Oncology Rapid Access Clinics: APPs Improve Outcomes for Acutely Ill Patients

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Oncology Nursing NewsJune 2024
Volume 18
Issue 3

Oncology rapid-access clinics should be essential to patient care standards across the oncology continuum.

People Waiting For Doctor In Hospital Lobby: © Tyler Olson - stock.adobe.com

People Waiting For Doctor In Hospital Lobby: © Tyler Olson - stock.adobe.com

Advancements in cancer research have led to more complex regimens and therapies. Although these treatments have resulted in longer survival for patients with cancer, they also bring various adverse effect profiles. Patients with cancer are one of the patient populations that present most often to the emergency department (ED) due to their high need for supportive care, and account for more than 4.5 million visits annually.1 Study findings suggest that lung cancer, noncolorectal gastrointestinal cancer, and breast cancer account for the most frequent oncology diagnoses seen in the ED.1 Although emergency services can be beneficial for life-threatening symptoms, most oncologic urgencies have better outcomes when treated by oncology providers. Advanced practice provider (APP)–led oncology rapid-access clinics can increase access to care by providing same-day symptomatic visits. These increase patient and family satisfaction, reduce health care costs, improve patient outcomes, and significantly decrease ED patient volumes.

APPs Provide Prompt Care

A diagnosis of cancer can be extremely overwhelming for a patient. Not only must they begin to navigate a highly intricate health care system, but as they undergo intense treatment, they incur unwanted adverse effects. Oncology patients receiving chemotherapy and immunotherapy may complain of pain, dyspnea, nausea, vomiting, and constipation,1 which are often the most common issues for which patients present to the ED. Furthermore, prompt assessment and treatment of fever in an immunocompromised oncology patient can decrease the risk of life-threatening outcomes.1 Patients with cancer can experience longer wait times and delayed access to care, increasing overall distress when they receive treatment for their complications in the ED setting.2 APP-led oncology rapid access clinics can provide immediate attention to their urgent needs in a treatment area familiar to patients and caregivers. Early assessment and intervention limit hospitalizations and lead to fewer disruptions in cancer treatment. This prompt evaluation and continuity of care results in increased patient and family satisfaction and improved patient outcomes.2

APPs Decrease Health Care Costs

Often, oncology patients cannot schedule same-day appointments with their primary oncology team. General urgent care department providers frequently lack the training to assess and treat patients receiving complex treatments such as chemotherapy and immunotherapy.2 ED visits, especially those resulting in hospital admission, can result in high health care expenses for oncology patients. EDs are often high-risk settings for patients with cancer who are immunocompromised. This increases the chances of infection and the likelihood of unnecessary admission, increasing the burden of health care costs for the patient.2 Oncology rapid access clinics led by APPs can deliver cost-effective ambulatory care without gaps in cancer treatment in safe environments. Effective treatment within an outpatient oncology rapid access center reduces the need for inpatient admission, thereby decreasing further hospital costs for patients.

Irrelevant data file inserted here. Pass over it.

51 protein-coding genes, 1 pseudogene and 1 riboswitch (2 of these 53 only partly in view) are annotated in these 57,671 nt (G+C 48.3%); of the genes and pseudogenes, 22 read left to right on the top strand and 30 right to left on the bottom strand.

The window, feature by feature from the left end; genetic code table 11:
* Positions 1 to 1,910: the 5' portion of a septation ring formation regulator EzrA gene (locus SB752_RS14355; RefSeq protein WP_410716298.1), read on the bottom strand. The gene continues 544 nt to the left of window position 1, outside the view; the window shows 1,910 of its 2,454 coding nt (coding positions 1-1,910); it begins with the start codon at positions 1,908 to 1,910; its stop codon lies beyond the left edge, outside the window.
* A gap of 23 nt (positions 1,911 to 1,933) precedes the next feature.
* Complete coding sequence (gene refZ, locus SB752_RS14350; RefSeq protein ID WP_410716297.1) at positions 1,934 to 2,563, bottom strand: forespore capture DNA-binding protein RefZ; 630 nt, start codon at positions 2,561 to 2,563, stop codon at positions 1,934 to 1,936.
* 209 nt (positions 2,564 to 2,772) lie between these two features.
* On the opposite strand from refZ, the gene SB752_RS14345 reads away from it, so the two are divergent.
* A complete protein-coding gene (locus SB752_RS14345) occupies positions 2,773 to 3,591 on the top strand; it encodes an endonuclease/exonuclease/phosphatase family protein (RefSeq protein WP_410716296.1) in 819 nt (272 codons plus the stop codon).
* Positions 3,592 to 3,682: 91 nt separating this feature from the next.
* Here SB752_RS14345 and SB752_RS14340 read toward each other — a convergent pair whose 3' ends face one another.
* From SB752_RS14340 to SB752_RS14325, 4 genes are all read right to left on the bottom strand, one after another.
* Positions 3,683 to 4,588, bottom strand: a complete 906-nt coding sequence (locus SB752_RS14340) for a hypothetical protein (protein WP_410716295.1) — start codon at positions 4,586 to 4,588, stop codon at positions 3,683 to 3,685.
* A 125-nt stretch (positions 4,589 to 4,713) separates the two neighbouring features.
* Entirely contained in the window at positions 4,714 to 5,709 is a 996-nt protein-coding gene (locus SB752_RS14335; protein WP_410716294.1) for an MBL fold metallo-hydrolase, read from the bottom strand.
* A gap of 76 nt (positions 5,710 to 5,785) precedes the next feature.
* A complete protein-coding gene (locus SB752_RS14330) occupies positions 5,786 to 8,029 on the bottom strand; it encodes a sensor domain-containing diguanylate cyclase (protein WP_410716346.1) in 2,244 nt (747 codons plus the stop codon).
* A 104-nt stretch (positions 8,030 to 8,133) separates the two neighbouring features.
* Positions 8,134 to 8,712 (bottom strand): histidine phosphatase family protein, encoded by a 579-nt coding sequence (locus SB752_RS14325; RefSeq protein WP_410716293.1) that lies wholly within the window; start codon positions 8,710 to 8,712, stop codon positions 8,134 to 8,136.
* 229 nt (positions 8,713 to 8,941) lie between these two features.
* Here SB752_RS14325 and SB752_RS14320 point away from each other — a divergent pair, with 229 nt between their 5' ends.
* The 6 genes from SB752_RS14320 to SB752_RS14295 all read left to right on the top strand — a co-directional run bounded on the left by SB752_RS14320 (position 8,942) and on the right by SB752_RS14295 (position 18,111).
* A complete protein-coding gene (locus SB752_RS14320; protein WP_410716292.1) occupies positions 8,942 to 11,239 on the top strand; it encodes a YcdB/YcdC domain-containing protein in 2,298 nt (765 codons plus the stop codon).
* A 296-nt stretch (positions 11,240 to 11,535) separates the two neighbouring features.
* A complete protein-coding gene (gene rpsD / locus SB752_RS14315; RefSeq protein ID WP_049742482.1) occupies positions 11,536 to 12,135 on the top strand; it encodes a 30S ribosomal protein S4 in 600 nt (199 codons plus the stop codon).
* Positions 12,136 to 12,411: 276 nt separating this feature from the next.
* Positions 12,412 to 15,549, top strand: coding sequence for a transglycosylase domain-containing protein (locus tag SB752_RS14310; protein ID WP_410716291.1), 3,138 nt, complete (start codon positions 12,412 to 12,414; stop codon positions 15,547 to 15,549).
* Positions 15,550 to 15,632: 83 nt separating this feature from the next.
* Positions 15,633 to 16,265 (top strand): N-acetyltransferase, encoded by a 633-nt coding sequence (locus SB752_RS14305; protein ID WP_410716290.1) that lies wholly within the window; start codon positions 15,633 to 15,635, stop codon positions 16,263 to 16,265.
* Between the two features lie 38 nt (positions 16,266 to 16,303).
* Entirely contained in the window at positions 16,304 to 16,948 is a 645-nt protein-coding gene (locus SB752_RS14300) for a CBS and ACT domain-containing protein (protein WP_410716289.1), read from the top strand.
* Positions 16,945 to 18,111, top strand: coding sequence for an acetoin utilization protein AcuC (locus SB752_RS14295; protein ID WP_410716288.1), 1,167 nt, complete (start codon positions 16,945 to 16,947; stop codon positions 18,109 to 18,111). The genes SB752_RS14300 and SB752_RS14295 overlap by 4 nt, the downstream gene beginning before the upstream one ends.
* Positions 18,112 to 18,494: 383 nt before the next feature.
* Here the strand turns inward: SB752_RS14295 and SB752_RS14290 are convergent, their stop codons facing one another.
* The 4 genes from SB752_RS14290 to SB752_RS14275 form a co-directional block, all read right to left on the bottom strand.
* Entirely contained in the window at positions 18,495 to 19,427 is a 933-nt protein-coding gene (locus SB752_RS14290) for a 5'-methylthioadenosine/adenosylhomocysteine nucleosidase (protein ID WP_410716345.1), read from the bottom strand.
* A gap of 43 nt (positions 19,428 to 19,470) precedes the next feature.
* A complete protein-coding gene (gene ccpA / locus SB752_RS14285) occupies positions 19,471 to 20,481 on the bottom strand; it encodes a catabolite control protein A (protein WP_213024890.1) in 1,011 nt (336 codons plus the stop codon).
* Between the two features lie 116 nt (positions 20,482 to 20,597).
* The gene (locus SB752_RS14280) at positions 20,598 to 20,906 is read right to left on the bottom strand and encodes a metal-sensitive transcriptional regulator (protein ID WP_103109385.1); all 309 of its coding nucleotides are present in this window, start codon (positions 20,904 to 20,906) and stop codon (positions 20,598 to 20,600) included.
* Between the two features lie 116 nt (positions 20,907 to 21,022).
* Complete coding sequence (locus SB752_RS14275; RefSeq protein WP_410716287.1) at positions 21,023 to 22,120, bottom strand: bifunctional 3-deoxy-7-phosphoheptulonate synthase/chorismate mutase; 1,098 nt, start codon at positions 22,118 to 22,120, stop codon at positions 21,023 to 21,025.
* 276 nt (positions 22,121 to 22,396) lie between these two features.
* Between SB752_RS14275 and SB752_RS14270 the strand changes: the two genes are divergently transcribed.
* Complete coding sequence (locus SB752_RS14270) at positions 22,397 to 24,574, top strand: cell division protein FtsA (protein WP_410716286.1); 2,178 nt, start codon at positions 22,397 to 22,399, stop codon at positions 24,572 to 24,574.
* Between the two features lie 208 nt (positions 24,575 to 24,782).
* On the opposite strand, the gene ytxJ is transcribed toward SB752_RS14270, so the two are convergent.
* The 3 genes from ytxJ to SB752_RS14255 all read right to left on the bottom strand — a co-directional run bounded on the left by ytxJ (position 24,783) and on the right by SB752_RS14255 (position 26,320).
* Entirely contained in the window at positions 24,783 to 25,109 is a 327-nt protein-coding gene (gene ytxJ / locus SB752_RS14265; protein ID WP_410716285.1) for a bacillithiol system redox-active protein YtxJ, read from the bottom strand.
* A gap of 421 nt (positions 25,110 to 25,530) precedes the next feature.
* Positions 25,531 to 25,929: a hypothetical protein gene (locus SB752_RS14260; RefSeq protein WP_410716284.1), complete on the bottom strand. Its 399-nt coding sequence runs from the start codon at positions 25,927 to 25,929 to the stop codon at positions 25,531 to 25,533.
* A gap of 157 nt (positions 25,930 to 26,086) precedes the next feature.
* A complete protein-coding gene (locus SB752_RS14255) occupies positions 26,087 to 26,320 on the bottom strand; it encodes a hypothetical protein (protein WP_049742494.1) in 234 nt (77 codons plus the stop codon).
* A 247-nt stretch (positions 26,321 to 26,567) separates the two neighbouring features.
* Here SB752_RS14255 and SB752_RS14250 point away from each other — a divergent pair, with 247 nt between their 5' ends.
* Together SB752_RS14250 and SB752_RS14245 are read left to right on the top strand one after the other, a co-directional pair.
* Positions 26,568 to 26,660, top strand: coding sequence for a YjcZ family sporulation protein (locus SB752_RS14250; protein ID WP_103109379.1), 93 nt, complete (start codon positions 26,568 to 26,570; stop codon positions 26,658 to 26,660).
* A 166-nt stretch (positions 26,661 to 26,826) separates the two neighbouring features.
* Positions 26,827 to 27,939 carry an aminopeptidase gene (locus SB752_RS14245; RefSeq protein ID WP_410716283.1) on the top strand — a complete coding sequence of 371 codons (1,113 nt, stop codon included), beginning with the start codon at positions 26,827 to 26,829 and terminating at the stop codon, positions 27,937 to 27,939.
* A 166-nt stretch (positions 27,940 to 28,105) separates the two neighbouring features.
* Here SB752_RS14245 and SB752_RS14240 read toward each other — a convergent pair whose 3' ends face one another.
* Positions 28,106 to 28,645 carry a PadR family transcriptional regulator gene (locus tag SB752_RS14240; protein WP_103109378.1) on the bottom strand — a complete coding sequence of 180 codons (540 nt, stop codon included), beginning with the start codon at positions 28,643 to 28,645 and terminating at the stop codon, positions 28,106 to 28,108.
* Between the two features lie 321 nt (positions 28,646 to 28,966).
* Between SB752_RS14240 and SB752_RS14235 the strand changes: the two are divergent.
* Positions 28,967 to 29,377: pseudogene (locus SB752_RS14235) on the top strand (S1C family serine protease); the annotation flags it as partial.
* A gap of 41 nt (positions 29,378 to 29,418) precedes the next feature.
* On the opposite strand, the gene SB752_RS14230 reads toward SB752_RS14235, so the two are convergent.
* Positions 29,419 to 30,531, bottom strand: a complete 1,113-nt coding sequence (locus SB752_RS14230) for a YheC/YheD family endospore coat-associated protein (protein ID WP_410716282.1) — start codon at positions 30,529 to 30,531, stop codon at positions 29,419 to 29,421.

APPs Bridge the Gap

Oncology-trained APPs in the rapid access setting can help bridge the gap between emergent situations and the patient’s oncologic care with their primary team. Access to this high-quality care reduces the number of ED visits by patients undergoing cancer treatment and improves patient outcomes when patients are seen in these same-day settings.2 Oncology-trained APPs use specific protocols to manage treatment-specific adverse effects and urgencies that general ED personnel may not. Due to limited staffing, space, and resources, ED providers may be less equipped to identify and treat complications related to cancer treatments.2 Oncology-trained APPs are knowledgeable about chemotherapy and immunotherapy regimens, the adverse effects of these drugs, and which medications and alternative treatments patients should avoid while receiving treatment.2

Essential for Positive Outcomes

Each year, the number of patients living with cancer increases, and APP-led oncology rapid-access clinics can meet the growing needs of these patients. These APPs can improve patient outcomes and access to high-quality oncology care while decreasing ED visits and health care costs. They can quickly diagnose and treat urgent adverse effects unique to cancer treatment and readily communicate concerns to the primary oncology team, taking the burden off ED providers and staff. Oncology rapid-access clinics should be essential to patient care standards across the oncology continuum.

References

  1. Iannelli M, Brimm-Akins A, Foxwell AM, et al. Advanced practice provider model for urgent oncology care. J Adv Pract Oncol. 2023;14(1):73-81. doi:10.6004/jadpro.2023.14.1.7
  2. Lange KA. Hematology-oncology acute care clinic: an advanced practice provider–led model. Clin J Oncol Nurs. 2023;27(4):365-368. doi:10.1188/23.CJON.365-368
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